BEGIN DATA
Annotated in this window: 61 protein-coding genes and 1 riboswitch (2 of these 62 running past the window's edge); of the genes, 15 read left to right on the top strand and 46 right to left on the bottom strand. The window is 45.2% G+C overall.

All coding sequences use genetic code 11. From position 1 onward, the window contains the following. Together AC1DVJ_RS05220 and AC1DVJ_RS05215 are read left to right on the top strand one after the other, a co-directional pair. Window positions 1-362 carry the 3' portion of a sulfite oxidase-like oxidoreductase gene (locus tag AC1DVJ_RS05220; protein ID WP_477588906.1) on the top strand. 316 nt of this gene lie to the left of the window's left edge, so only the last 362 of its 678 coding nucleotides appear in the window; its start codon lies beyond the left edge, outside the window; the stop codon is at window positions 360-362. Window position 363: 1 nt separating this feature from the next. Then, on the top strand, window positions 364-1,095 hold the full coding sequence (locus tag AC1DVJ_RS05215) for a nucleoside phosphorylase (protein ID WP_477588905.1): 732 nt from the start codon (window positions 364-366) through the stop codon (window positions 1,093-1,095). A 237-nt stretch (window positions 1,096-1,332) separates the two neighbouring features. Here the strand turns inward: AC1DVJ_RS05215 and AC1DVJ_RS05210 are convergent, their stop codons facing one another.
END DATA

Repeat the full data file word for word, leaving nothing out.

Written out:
Annotated in this window: 61 protein-coding genes and 1 riboswitch (2 of these 62 running past the window's edge); of the genes, 15 read left to right on the top strand and 46 right to left on the bottom strand. The window is 45.2% G+C overall.

All coding sequences use genetic code 11. From position 1 onward, the window contains the following. Together AC1DVJ_RS05220 and AC1DVJ_RS05215 are read left to right on the top strand one after the other, a co-directional pair. Window positions 1-362 carry the 3' portion of a sulfite oxidase-like oxidoreductase gene (locus tag AC1DVJ_RS05220; protein ID WP_477588906.1) on the top strand. 316 nt of this gene lie to the left of the window's left edge, so only the last 362 of its 678 coding nucleotides appear in the window; its start codon lies beyond the left edge, outside the window; the stop codon is at window positions 360-362. Window position 363: 1 nt separating this feature from the next. Then, on the top strand, window positions 364-1,095 hold the full coding sequence (locus tag AC1DVJ_RS05215) for a nucleoside phosphorylase (protein ID WP_477588905.1): 732 nt from the start codon (window positions 364-366) through the stop codon (window positions 1,093-1,095). A 237-nt stretch (window positions 1,096-1,332) separates the two neighbouring features. Here the strand turns inward: AC1DVJ_RS05215 and AC1DVJ_RS05210 are convergent, their stop codons facing one another.